Nader and Simin: A Separation (Jodaeiye Nader az Simin, Iran 2011)

Simin (Leila Hatami) and Nader (Peyman Moaadi)

When a film wins the Golden Bear at Berlin, it is usually a good bet that it will be serious and challenging – but not necessarily popular. A Separation doesn’t disprove the Berlin prediction but it has been very popular in France as well as at home in Iran and it is currently in IMDb’s Top 250 titles. Written and directed with enormous care and skill by Asghar Farhadi and blessed with excellent performances all round (winning acting prizes) this is a film that on one level works as a domestic drama (rather than a family melodrama) and on another as a legal drama (which some critics have labelled a thriller). In a similar way, it offers universal story elements about family life but also elements that are distinctly Iranian – or rather ‘non-European/Anglo-American’.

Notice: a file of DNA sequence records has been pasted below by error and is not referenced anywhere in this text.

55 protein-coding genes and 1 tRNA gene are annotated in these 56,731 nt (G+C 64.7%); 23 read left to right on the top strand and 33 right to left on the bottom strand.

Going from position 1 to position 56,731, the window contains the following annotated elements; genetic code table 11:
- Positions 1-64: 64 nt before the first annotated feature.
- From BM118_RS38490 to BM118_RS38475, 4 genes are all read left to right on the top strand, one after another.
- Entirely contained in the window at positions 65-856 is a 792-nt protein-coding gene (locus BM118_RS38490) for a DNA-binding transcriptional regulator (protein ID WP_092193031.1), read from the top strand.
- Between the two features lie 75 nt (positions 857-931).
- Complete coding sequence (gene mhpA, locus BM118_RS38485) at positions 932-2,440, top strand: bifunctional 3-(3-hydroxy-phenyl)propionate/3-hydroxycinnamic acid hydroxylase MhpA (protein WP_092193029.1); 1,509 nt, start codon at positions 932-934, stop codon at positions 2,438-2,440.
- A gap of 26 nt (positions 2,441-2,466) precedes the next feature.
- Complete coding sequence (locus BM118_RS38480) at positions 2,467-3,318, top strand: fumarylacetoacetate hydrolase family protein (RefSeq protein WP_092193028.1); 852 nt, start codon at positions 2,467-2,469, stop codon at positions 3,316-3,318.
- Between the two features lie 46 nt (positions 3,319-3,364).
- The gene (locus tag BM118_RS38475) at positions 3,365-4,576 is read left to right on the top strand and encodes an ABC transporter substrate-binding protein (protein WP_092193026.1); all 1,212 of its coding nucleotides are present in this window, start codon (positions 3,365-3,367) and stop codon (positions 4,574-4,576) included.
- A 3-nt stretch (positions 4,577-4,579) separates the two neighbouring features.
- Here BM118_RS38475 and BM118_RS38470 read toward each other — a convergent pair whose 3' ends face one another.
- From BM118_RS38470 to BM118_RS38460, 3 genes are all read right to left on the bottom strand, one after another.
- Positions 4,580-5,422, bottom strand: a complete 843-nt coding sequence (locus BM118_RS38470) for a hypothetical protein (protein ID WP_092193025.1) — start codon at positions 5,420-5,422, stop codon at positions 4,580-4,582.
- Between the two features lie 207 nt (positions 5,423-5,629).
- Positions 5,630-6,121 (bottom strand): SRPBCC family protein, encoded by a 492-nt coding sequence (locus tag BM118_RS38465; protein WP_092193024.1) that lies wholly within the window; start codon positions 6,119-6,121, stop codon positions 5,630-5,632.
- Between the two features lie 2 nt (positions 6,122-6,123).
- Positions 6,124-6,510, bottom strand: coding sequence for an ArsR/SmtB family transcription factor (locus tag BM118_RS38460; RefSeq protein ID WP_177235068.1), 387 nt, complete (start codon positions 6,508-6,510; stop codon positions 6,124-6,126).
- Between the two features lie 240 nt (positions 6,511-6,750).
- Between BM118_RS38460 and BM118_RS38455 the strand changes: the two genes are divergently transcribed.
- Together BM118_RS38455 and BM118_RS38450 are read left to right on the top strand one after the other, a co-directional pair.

I’m not going to describe the plot in detail. Suffice to say the film begins with Nader and Simin in front of a judge (who we don’t see but who’s ‘point of view’ we are forced to adopt). Simin wants to leave Iran and take their 11 year-old daughter Termeh with her. Nader refuses to leave because he must stay and look after his father who has Alzheimer’s. The judge tells them that they must both agree to the divorce and that they should go away and sort it out. Simin then decides to leave the family apartment and go to her mother’s. Termeh decides to stay put. This is the ‘inciting’ incident in the narrative. Without his wife in the household, Nader begins to realise that getting carers for his father during the daytime (when he is at work and Termeh is at school) is going to be an issue. When he does hire a woman from the suburbs to come to his apartment the problems become real. It’s important that the audience is alert throughout all the early stages of the narrative because what happens later depends, as a legal dispute, on tiny pieces of information revealed in these early scenes – and I’m not going to claim to have remembered them all!